For the first time in professional sports history, a team came back from a 0-3 deficit to tie a seven-game series and force a Game 7. Unfortunately, the team to do so was the Boston Red Sox in their American League Championship Series with the New York Yankees.
Allow me to explain. The Sox have never quite been able to get it done against the Yankees or any other team when it was all on the line since 1918.
The Red Sox won their fifth World Series that year, the most by any club at that time. One of the stars of the Boston championship franchise was a young pitcher by the name of George Herman Ruth, also known as The Bambino.
In 1920, however, Red Sox owner Harry Frazee needed money to finance his girlfriend’s play, so he sold Babe Ruth’s contract to Colonel Jacob Ruppert’s New York Yankees for $100,000 (plus a loan collateralized by Fenway Park). Since then, the Yankees, who had never won a World Championship before acquiring Ruth, have gone on to win 26, and are arguably one of the greatest success stories in the history of sport.
Meanwhile, the Boston Red Sox have appeared in only four World Series since 1918, losing each one in Game 7. Many attribute Boston’s failure after the departure of Babe Ruth to “The Curse of the Bambino.”
Over the years, the Red Sox have compiled one of the most infamous stories of defeat, near miss, and utter collapse that the world of sports has ever known.
Which brings us up to the present. After forcing a deciding Game 7 in unprecedented fashion, the Yanks were stunned. Three outs away from sweeping the Sox, New York let them push their way back into the series. “This Sox,” blared one New York tabloid earlier in the week. “Put Him In,” said another, next to a picture of Babe Ruth.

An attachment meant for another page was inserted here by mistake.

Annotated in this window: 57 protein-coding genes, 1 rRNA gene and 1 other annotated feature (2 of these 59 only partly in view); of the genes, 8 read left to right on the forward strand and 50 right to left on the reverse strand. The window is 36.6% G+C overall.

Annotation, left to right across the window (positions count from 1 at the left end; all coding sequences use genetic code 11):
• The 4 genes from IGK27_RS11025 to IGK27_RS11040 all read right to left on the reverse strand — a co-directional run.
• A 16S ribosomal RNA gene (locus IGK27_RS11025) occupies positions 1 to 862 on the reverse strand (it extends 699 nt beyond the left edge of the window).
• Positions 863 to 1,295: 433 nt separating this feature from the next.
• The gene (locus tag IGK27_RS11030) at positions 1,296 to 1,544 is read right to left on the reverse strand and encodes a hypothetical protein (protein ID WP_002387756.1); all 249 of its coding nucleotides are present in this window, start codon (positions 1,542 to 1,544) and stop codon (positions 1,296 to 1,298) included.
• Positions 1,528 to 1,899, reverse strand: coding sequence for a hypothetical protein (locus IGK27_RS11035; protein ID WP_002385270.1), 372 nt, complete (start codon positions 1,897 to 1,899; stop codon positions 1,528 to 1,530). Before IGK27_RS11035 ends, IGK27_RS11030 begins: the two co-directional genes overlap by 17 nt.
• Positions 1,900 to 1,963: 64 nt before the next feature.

Still, the Yankees had won a Game 7 against the Sox just a year earlier at Yankee Stadium. This time around, they had enough talent, they figured, to put down the pesky Sox. And not only didn they have history on their side, but they the Curse.
But Kevin Brown, their Game 7 starter, was a question mark. Bothered by all sorts of ailments all season long, Brown had been the starting pitcher in Game 3, but lasted only two innings in that win.
Because of a rainout in Boston, the two teams were playing for a fifth straight day, and three of those games were marathons. The nine innings of Game 3 lasted more than four hours, and the extra-innings of Games 4 and 5 both lasted more than five hours. Both teams were exhausted.
The difference turned out to be the hapless Brown, who broke his left hand last month in a moment of anger attacking a wall, sidelining him for several starts. Brown, who had come to the Yanks in a trade for Jeff Weaver, lasted only 1 1/3 innings in Game 7, giving up five runs on five hits.
Brown left in the second after walking the ninth hitter, Orlando Cabrera, to load the bases. Reliever Javier Vazquez, another one of the Yankees big-name, big-money additions, stepped in to face lead-off man Johnny Damon, who was hitting .103 in the series.
Damon turned on the first pitch, hitting it into the right-field stands for a grand slam.
The Sox romped, 10-3, completing the biggest comeback in postseason history, and sending the Sox to the World Series for the fifth time since 1918.
End of curse.
The worst is over. With the momentum of that Game 7 victory, there is no way the Cardinals have what it takes to derail this fate-train.
|For the fans that would like to take a trip to one of the World Series games between the Boston Red Sox and the St. Louis Cardinals, here are some prices…
A package for Games 3 and 4 in Boston includes: two nights accommodations at the Millennium Hotel St. Louis, reserved outfield tickets to Games 3 and 4, a roundtrip flight from Boston to St. Louis, roundtrip airport transfers, a hospitality tour desk at the hotel, and all taxes and service charges are included.
All that for a measly $2,535 per person. You save $200 apiece if you take 4 people.
WORLD SERIES Schedule
Saturday, Oct. 23
Sunday, Oct. 24
Tuesday, Oct. 26
Wednesday, Oct. 27
Thursday, Oct. 28
Saturday, Oct. 30
Sunday, Oct. 31